Corporate Governance » Securities Lawsuit Targeting Stanley Black & Decker Cites “Macro Factors”

Securities Lawsuit Targeting Stanley Black & Decker Cites “Macro Factors”

Collage of images: wood house model, measuring tape, keyboard, calculator and color diagram.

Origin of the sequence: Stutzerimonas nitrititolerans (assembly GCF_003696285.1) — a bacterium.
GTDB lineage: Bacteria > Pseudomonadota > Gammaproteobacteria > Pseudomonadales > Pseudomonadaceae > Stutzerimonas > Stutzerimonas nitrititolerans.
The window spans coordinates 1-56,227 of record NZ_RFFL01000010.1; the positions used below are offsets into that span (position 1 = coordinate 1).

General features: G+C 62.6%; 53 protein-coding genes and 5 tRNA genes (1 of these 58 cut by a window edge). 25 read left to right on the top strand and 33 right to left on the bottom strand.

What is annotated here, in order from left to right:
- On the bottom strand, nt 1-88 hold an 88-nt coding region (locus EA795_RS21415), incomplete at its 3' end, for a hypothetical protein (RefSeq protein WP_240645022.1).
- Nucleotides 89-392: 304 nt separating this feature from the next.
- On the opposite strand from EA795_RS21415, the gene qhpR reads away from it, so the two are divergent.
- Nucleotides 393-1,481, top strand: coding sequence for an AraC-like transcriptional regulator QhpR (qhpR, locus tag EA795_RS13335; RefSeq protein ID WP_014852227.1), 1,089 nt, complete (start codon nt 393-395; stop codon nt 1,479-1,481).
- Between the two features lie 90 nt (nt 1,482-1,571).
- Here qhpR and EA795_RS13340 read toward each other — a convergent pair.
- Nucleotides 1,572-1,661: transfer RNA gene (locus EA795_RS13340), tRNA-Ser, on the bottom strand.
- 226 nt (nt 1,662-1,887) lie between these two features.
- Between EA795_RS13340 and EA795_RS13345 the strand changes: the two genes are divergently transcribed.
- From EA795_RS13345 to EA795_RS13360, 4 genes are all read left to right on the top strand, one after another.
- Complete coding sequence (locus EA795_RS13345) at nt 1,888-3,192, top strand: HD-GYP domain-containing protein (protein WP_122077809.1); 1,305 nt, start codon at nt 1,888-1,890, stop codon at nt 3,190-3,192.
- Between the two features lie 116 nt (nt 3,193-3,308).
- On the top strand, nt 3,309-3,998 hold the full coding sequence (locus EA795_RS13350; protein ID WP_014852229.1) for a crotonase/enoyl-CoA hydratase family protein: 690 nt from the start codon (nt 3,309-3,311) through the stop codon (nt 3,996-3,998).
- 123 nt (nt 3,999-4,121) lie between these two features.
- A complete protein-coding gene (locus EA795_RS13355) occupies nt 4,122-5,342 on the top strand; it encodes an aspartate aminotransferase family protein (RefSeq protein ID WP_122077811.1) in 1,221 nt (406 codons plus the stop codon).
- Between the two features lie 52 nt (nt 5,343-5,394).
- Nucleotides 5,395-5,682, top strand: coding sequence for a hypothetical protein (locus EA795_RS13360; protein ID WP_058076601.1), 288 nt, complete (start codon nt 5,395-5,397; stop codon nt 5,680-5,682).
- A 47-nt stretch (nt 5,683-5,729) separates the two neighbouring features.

A securities lawsuit targeting Stanley Black & Decker, a U.S.-based tool manufacturer said to be worth more than $11 billion, is an interesting example of a late twist in Covid-related securities class actions, says Kevin LaCroix on his D&O Diary. But, he adds, it’s arguably even more interesting as an example of how disruptive “macro factors” – in this case the rise and then ebb of the pandemic, as well as a spike in interest rates and inflation – can spawn securities litigation in ways that can catch a company off guard. Plaintiff allegations include that the company knew but did not disclose that the DIY craze, which had been fueled by pandemic stay-at-homes, had petered out, and that its business was taking a hit from inflation and rising interest rates. LaCroix  says this case – among others that he  cites – suggests macro factors are starting to have a significant impact on securities litigation and are likely to continue to do so in the near future.

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